When I wrote about book series last time, I mentioned that I could think of at least 4 more book series, and I needed another post to do them justice. After that, I wrote about Harry Potter, and now here comes another post (and for all I can think, I cannot remember any more series about which I was talking).
We had a term called “Govinda movies”, which referred to any movie in which we could get into the hall while leaving our brains in our cars in the car-park (you need them to drive). (While there are a lot of dangling modifiers in the last sentence,) I am not talking about the double-entendre, risque jokes et al, but just plain relaxing entertainment without any pretense otherwise. So, I present “Govinda movies” of literature: MythAdventures by Robert Asprin.
The series has all, cross-dimensional travel, magic, wars, armies, vampires, deveels (not a misspelling that), mafia, dragons, and anything you can think of. Basically, it starts with a magician trying to impress his apprentice by summoning a demon (that’s a “dimensional-traveler”) called Aahz, who is his old friend. While summoning, he plays a trick on the pervect (from dimension Perv, but do not call him a pervert if you value your life), and takes away his magical powers. At that moment, an assasin Imp (from the dimension Imper) kills the magician, and all Aahz has to do to get his powers back in wait for a century, while the effects wear off. Meanwhile, there is a (maybe) mad magician bent on All-Dimension Domination (what else) to take care of. So, Aahz takes Skeeve as apprentice, and there starts their myth-adventures.
From there on, Skeeve goes on from an apprentice to a magic-drained pervect, to court-magician of kingdom of Possiltum (and the king of Possiltum for some time, but in king’s disguise, so we won’t count that), to a cross-dimensionally recognised magician to President and co-founder of M.Y.T.H. Inc. (Magical Young Trouble-Shooting Heroes Inc.), which is based in the Big Bazaar of Deva (where the greatest traders of all dimensions, the deveels come from). In the process, they meet and are aided and helped by other members of M.Y.T.H. Inc, namely Tananda or Tanda (a curvaceous Trollop, and an assasin), Chumley (an intelligent troll, Tananda’s brother) known to many as Big Crunch in his dumb-troll role, Massha (a magician who can compete with a whale in weight and knows how to flaunt it), Bunny (an accountant, but she is supposedly Skeeve’s mafia-assigned moll) and Guido and Nunzio (mafia-designated bodyguards of Skeeve). Also, there is Gleep, a supposedly dumb dragon with one word vocabulary (“gleep”, hence the name), who is Skeeve’s pet (or other way round if you are talking to Gleep).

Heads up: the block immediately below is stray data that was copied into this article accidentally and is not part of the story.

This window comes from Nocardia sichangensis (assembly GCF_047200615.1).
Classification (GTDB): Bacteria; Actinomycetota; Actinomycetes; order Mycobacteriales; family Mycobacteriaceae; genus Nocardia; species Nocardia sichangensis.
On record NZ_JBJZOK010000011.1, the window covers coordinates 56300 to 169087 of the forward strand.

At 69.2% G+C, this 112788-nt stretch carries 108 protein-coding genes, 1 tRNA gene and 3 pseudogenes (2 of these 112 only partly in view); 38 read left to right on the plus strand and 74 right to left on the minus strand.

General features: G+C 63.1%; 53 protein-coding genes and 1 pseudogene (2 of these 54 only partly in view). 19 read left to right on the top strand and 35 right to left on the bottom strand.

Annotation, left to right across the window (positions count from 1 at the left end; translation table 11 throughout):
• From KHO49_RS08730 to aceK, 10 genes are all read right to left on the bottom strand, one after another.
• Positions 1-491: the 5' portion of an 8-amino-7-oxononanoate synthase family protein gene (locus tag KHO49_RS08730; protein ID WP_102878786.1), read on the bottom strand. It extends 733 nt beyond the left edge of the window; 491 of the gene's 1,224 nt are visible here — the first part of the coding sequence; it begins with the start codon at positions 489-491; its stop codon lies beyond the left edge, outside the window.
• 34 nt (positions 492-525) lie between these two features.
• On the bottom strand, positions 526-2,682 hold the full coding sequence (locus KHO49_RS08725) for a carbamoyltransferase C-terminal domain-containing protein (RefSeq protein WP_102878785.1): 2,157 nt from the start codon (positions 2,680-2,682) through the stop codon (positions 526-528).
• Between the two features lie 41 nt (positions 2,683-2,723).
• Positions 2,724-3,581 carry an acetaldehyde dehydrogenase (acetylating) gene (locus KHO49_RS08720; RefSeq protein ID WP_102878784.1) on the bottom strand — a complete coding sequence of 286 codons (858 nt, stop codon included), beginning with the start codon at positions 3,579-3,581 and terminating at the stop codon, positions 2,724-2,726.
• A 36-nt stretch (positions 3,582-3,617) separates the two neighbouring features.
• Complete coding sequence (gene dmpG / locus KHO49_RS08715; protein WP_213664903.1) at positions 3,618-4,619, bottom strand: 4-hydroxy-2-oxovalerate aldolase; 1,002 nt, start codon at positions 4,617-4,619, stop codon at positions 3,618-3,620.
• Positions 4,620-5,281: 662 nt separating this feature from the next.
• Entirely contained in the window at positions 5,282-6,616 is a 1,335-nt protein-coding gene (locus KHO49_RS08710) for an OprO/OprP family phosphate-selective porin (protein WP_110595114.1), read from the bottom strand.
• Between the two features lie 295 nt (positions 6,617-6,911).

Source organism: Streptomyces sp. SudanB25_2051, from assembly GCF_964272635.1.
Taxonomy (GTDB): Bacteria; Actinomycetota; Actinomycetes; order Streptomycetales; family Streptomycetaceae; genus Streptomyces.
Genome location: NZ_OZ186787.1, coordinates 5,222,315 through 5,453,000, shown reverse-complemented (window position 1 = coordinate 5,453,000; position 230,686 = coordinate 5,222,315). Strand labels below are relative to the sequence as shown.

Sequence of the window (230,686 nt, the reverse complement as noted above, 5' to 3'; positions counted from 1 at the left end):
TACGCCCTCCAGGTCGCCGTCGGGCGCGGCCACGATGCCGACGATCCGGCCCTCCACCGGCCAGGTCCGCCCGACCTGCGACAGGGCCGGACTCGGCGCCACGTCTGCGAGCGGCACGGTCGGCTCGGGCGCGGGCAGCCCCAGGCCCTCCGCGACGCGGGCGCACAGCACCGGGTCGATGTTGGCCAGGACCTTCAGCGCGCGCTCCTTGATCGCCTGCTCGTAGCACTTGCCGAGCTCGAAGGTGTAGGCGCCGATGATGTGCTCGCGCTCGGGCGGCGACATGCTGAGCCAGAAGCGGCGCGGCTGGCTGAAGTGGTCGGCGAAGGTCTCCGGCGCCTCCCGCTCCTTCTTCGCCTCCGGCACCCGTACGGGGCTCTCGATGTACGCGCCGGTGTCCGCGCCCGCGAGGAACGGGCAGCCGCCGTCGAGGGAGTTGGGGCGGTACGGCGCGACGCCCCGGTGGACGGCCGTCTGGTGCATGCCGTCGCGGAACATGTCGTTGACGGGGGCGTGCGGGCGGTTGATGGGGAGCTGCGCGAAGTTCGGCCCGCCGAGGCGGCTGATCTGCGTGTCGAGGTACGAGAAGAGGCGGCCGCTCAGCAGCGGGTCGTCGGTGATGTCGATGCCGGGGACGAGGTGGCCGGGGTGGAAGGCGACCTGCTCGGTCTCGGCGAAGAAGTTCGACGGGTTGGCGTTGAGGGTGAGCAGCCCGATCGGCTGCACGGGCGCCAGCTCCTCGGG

Skeeve has an uncanny ability to attract trouble in any and all forms (and dimensions). To give him credit, he gets in trouble when he is helping somebody. In any case, he tumbles with Aahz in path of mad magicians, gets lynched, defeats a mafia-sponsored army, sends mafia to Bazaar in Deva, and takes commission to keep mafia out of Bazaar. He also gets chased by vampires, is made a target by a character-assassin, stops a power-hungry queen, and competes in the Big Game, an exceptionally brutal version of american football (if that’s possible) and wins with his team. And of course, as Aahz is involved, he makes a big bunch of gold during all these adventures, because Aahz can almost make a good deal with a deveel (which is as far as you can go while dealing with them).
And if all this cross-dimensional roller-coaster is not enough to attract you, there are chapter epigraphs. Each chapter has a quote on top, which is related to the incidents happening in the chapter (like my Quote of The Day at the end of my posts). The quotes are from historical personalities like M. Antoinette (“In times of crisis, it is of utmost importance not to lose one’s head”) and G. Khan (“One of the joys of travel is visiting new towns and meeting new people”), personalities from classical literature like Ulysses (“Careful planning is the key to safe and swift travel”) or modern characters like Mandrake (“Things are not always as they seem”) and D. Vader (“One must deal openly and fairly with one’s forces if maximum effectiveness is to be achieved”). All in all, you start cracking from first line of first chapter (for more epigraphs, check this out).
All in all, this series by Robert Asprin is a sure cure for any headache (and I know that’s a bad joke). Also, as you might have guessed, all the book titles are a pun on “myth” and “mis”.
All in all, a solid 1.5 on the Book(?)…err Scale for this series, with some points taken off for being a bit weird (ok, a bit more weird) sometimes, and because I invented the scale.
Quote of The Day:
This is another fine myth you’ve gotten me into!
– Lor L. and Har D.